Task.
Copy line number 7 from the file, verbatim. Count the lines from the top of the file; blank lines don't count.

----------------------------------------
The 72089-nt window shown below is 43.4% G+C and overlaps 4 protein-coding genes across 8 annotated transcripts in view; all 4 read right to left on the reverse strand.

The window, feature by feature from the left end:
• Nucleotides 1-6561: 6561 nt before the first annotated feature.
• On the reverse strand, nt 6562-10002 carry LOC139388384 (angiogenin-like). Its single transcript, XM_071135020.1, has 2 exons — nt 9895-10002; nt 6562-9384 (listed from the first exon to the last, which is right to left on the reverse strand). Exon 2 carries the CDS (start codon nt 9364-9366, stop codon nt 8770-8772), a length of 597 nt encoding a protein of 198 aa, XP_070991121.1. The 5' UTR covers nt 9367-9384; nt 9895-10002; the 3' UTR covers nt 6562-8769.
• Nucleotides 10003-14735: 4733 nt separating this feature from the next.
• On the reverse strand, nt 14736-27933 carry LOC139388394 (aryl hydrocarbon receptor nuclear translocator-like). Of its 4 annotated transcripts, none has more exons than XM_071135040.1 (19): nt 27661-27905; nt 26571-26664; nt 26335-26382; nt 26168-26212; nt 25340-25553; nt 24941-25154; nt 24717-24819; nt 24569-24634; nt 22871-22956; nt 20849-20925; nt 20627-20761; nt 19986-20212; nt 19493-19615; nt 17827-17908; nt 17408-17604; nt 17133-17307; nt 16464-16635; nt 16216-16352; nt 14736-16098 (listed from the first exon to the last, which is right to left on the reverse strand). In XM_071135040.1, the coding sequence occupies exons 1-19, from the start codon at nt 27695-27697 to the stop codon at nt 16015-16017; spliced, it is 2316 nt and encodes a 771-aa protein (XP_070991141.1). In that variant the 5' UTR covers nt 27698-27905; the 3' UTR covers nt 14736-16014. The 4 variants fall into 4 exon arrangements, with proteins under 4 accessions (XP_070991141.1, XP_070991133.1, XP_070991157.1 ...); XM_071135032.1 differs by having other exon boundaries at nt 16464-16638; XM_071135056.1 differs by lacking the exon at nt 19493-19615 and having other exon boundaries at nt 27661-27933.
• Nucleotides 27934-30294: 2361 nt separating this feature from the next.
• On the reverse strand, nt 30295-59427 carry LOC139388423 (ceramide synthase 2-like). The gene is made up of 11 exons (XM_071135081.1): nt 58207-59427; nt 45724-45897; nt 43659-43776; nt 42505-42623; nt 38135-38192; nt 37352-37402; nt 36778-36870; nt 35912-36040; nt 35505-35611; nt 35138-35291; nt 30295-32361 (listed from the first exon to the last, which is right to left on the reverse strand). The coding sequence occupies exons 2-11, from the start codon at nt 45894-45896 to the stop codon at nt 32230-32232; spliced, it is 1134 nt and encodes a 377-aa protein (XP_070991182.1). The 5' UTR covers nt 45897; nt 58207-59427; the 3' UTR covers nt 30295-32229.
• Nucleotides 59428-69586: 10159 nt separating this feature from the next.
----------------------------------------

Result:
• Nucleotides 27934-30294: 2361 nt separating this feature from the next.